Black Friday

Companies Begin Black Friday Deals Early As Supply Chain Concerns Persist

This holiday season, major companies are getting ahead of the shopping curve. Amazon revealed their “Black Friday-Worthy Deals” event and have already starting promoting holiday gift guides and items on their website, while Target unveiled its “Deal Days” event which ran from Oct. 10 to Oct. 12.

Meanwhile, Best Buy announced its Black Friday deals would start on Oct. 19 and end on Oct. 22, and that their “true” Black Friday sale would start a week prior, on Nov. 19. Best Buy is also implementing a price guarantee, meaning prices won’t go lower prior to Black Friday.

These moves are being done in response to the shift in consumers’ preferences when it comes to the timing of their shopping. Speaking to NBC Nightly News’ Stephanie Rhule, Best Buy CEO Corie Barry explained that they saw “not just a willingness” from their customers, but a “want to try to start early” when it comes to holiday shopping.

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In a survey conducted by RetailMeNot — that polled 1,082 U.S. adults — it was found that 24% of consumers plan to start their holiday shopping pre-Thanksgiving, while 22% plan to start in October. Additionally, 66% said they’d prefer to get holiday shopping out of the way as soon as possible, while 33% said they’re starting shopping earlier than they did in 2020.

According to Barry, Best Buy is going into the holiday season with 50% more inventory, which is 20% more than two years ago. Barry also said to expect inflation on certain products, such as appliances – although she did stress other products’ prices remain “competitive.”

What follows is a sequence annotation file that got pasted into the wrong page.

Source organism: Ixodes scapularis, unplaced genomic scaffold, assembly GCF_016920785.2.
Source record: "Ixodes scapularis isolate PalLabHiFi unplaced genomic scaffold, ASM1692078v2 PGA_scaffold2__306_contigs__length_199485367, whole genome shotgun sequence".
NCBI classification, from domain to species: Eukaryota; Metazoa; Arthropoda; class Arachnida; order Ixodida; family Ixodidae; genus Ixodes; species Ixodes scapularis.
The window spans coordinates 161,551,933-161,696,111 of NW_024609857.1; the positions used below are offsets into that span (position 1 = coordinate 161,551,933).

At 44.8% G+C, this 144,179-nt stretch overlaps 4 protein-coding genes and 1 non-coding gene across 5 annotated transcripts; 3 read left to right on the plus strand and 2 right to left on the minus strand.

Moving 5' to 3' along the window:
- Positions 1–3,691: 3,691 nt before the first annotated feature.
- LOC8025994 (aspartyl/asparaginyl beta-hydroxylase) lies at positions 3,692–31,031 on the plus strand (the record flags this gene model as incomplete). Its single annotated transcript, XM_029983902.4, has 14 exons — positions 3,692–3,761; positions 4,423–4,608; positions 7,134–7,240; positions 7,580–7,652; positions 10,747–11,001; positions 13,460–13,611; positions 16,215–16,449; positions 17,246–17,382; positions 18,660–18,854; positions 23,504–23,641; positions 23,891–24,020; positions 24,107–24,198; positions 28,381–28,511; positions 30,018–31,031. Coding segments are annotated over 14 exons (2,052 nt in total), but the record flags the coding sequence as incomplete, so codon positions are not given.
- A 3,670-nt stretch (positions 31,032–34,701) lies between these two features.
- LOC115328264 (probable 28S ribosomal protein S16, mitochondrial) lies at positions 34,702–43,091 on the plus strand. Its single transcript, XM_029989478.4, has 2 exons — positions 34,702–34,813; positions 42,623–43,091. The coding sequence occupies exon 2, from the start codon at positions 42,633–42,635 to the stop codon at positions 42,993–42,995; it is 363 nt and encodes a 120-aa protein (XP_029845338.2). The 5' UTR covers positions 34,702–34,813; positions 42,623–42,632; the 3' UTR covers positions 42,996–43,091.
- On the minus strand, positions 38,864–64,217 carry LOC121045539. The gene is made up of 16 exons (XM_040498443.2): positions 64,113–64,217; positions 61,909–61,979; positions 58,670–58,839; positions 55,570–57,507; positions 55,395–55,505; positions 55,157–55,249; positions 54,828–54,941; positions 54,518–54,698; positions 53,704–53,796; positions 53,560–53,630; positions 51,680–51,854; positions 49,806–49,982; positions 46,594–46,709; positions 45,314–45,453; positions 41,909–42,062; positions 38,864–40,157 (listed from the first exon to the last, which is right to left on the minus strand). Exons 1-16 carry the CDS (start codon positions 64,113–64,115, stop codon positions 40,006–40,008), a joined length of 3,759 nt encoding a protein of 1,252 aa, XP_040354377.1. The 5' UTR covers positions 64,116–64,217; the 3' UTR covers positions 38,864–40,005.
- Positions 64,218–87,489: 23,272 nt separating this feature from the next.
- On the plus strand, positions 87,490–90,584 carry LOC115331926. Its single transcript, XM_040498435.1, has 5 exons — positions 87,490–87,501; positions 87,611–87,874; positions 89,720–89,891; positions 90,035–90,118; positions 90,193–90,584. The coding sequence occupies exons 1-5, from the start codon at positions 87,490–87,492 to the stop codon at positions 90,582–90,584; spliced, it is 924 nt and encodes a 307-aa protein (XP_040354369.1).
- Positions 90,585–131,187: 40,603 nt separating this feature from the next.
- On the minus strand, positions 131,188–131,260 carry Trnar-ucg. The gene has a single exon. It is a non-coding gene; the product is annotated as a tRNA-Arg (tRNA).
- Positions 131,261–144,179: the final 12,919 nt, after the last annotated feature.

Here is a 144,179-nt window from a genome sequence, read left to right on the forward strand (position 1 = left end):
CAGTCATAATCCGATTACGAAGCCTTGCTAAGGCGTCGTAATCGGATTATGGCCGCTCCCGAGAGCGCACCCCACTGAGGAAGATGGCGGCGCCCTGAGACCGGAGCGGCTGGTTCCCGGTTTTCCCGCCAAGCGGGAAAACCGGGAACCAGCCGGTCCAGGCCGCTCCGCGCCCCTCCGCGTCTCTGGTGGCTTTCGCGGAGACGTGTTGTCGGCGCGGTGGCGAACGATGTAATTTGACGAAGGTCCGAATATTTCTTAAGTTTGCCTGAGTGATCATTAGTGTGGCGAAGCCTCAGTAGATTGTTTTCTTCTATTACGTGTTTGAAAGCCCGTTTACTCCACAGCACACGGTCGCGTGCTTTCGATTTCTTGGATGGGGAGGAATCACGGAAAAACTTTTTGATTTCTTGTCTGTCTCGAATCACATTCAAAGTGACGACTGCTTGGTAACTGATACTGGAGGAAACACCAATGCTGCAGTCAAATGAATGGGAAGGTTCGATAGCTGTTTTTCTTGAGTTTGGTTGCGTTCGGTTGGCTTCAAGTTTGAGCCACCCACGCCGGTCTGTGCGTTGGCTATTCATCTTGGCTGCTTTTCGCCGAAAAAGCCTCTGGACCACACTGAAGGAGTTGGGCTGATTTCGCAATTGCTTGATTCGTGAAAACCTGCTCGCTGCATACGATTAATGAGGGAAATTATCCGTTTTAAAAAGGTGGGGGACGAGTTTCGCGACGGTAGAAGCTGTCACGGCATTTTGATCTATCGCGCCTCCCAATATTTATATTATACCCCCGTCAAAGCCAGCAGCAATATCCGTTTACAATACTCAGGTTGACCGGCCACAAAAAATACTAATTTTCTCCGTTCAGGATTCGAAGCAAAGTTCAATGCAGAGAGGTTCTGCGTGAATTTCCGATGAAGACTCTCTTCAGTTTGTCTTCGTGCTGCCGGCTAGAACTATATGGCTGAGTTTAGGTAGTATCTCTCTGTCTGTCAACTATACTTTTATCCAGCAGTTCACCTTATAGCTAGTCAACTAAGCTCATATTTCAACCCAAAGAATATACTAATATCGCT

Meanwhile, RetailMeNote found that shoppers plan to spend 15% more than they did last year, and that the average consumer holiday spending in 2021 would be at $885.76, up $119 from 2020. As the Washington Times Herald notes, experts are projecting that Black Friday sales will break for $12 billion, and Cyber Monday could hit for around $11.8 billion.

Both those numbers would be record-breaking, and it continues a trend that is seeing consumers spending insanely big for holidays (Halloween is projected to see $10.14 billion spent, another record).

Aside from consumer desires, one of the biggest reasons companies are pushing up their Black Friday sales is due to the supply-chain problems that have arisen. The Los Angeles Times says that labor, logistics, and transportation costs are up, capacity has been reduced, there’s a shortage of truck drivers, and resources have been thinned – all culprits of the expected inflations and late deliveries.

Meanwhile, the COVID-19 pandemic continues to play a nasty part. Trading between countries has become a bare at borders and ports due to travel restrictions. Don’t expect much positive change in the meantime, either – Moody’s Analytics warned that supply chain problems will “get worse before they get better.”

The Los Angeles Times reported that experts say it might take six months to a whole year before the backlogs are sorted out, far beyond the upcoming seasonal rush.

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For consumers, shopping now might be the smart decision, whether it’s preferable to them or not. Continued supply chain problems could lead to shortages in popular products in the weeks leading up to major holidays – a reason companies like Best Buy are stocking up their inventory now.

Target gave updates on how it plans to overcome supply chain challenges, stating large investments put into operations, adding more facilities, sortation, and distribution centers, and integrating further stocking technology. Additionally, Target announced that it was hiring 30,000 positions in supply chain operations.

However, Target is also trimming the amount of seasonal workers they hire. This year, they plan to hire 100,000 seasonal roles, which is about 30,000 less than last year. Instead, they’ll opt to give more hours to the workers they currently have.